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Culture and European Union Law$
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Rachael Craufurd Smith

Print publication date: 2004

Print ISBN-13: 9780199275472

Published to Oxford Scholarship Online: March 2012

DOI: 10.1093/acprof:oso/9780199275472.001.0001

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Long-term Resident Third Country Nationals in the European Union: Institutional Legacies and Evolving Norms

Long-term Resident Third Country Nationals in the European Union: Institutional Legacies and Evolving Norms

Chapter:
(p.298) (p.299) 10 Long-term Resident Third Country Nationals in the European Union: Institutional Legacies and Evolving Norms
Source:
Culture and European Union Law
Author(s):

Theodora Kostakopoulou

Publisher:
Oxford University Press
DOI:10.1093/acprof:oso/9780199275472.003.0010

Although the democratic society may be traditionally viewed as a polity which is grounded on ideas of ‘monochrome’ citizenship, the ‘politics of recognition’ cannot merely be neglected by democratic theory. Since the EU's Member States attach a great deal of importance to the ‘trinity of unity’ — unitary force, people, and territory — the demand of non-citizen residents for participation and recognition in political matters poses a threat or a problem to ideas of such unity. Claims made by those who comprise the minority regarding cultural recognition and socio-political inclusion have to be taken into account for democracy to further develop. However, nationals of third countries are granted only minimal benefits and rights even if barriers have been gradually removed. This chapter analyzes how the third country nationals make up a significant part of the European community, and whether they should be allowed equal rights and opportunities.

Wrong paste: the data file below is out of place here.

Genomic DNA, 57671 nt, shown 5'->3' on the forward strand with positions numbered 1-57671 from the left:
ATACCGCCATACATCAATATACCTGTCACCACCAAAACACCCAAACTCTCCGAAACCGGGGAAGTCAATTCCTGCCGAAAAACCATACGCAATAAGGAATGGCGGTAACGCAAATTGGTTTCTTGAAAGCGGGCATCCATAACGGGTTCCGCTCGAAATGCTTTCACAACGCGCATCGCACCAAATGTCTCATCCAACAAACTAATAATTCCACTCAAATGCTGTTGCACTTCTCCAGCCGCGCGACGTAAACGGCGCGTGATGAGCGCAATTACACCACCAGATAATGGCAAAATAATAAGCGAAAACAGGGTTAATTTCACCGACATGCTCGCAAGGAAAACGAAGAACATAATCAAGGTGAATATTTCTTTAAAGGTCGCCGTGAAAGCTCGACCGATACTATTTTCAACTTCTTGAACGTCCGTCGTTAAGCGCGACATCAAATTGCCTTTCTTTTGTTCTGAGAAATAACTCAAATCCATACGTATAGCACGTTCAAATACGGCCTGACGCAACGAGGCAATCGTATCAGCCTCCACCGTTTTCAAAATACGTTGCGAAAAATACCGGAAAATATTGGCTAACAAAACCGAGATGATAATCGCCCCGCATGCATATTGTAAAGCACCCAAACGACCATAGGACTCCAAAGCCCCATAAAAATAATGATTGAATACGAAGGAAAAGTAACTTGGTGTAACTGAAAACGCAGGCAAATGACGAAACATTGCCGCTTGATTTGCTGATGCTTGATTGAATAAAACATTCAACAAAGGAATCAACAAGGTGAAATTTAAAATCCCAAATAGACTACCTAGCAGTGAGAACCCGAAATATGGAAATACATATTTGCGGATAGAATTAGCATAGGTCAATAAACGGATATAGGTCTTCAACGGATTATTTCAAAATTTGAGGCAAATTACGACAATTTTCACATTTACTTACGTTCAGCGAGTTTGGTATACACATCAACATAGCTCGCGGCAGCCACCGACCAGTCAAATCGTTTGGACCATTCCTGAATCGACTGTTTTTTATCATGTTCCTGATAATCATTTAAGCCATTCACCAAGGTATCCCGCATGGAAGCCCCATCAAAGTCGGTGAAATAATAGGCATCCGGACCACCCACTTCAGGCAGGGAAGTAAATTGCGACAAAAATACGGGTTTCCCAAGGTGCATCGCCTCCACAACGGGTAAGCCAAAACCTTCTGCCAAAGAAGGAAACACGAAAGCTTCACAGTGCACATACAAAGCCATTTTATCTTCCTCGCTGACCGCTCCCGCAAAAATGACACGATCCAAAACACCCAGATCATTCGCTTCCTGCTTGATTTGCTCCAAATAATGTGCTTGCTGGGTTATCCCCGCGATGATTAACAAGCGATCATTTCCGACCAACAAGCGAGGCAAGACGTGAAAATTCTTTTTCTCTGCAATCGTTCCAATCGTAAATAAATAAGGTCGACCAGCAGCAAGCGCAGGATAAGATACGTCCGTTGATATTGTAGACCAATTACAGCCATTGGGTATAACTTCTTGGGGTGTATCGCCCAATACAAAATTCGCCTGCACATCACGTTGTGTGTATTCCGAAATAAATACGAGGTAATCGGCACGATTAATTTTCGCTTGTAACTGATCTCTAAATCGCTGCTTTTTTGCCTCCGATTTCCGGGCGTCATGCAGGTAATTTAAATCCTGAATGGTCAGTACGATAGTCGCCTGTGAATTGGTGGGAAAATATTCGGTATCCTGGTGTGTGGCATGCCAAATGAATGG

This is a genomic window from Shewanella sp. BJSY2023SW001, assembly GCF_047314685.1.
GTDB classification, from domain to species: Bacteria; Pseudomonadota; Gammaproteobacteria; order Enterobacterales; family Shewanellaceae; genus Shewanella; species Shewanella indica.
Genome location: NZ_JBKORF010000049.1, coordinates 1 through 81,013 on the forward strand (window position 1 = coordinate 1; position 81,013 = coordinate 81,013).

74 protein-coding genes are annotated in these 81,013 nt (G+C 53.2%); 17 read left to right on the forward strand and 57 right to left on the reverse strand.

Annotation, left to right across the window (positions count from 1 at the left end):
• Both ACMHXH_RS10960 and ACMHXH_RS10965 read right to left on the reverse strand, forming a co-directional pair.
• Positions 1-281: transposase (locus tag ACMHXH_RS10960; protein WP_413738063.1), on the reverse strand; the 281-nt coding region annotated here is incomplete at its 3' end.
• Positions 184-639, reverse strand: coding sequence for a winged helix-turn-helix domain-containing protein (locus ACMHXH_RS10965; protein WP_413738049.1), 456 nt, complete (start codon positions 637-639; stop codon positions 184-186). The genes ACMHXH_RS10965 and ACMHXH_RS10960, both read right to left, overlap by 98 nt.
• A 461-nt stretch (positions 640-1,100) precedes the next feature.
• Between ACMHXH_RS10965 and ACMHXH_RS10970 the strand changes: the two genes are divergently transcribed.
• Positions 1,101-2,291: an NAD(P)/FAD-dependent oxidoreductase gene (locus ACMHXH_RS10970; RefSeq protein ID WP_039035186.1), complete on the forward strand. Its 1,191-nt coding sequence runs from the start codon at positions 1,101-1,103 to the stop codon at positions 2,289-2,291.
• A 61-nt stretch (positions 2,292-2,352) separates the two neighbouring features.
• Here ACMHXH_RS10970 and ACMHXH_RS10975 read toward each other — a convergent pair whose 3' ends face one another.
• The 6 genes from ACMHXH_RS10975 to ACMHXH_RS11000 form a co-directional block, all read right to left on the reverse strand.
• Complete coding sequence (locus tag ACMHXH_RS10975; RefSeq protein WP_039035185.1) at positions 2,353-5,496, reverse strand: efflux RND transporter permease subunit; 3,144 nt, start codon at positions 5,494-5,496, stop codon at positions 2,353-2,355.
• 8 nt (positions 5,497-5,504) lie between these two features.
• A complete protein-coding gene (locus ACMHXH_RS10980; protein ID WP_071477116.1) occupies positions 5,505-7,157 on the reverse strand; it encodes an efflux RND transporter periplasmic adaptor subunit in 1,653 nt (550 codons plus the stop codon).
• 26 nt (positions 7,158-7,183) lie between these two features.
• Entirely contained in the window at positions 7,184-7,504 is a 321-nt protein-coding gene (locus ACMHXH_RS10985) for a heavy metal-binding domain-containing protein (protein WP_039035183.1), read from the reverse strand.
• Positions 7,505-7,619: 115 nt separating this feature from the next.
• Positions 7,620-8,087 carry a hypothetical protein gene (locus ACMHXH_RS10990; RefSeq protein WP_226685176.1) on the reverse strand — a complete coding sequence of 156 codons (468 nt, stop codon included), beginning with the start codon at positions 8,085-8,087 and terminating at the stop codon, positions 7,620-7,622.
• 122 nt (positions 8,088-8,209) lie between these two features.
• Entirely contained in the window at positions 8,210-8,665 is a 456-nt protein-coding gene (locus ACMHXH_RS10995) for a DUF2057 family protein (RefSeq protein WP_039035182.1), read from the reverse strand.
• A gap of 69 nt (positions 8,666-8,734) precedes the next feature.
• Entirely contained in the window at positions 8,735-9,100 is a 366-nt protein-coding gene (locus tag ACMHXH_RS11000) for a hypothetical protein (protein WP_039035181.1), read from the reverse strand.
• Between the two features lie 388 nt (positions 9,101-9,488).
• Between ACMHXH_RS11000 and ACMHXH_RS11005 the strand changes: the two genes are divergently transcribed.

Keywords:   democratic society, monochrome citizenship, recognition, third countries, non-citizen residents, unity, rights, socio-political inclusion, cultural recognition

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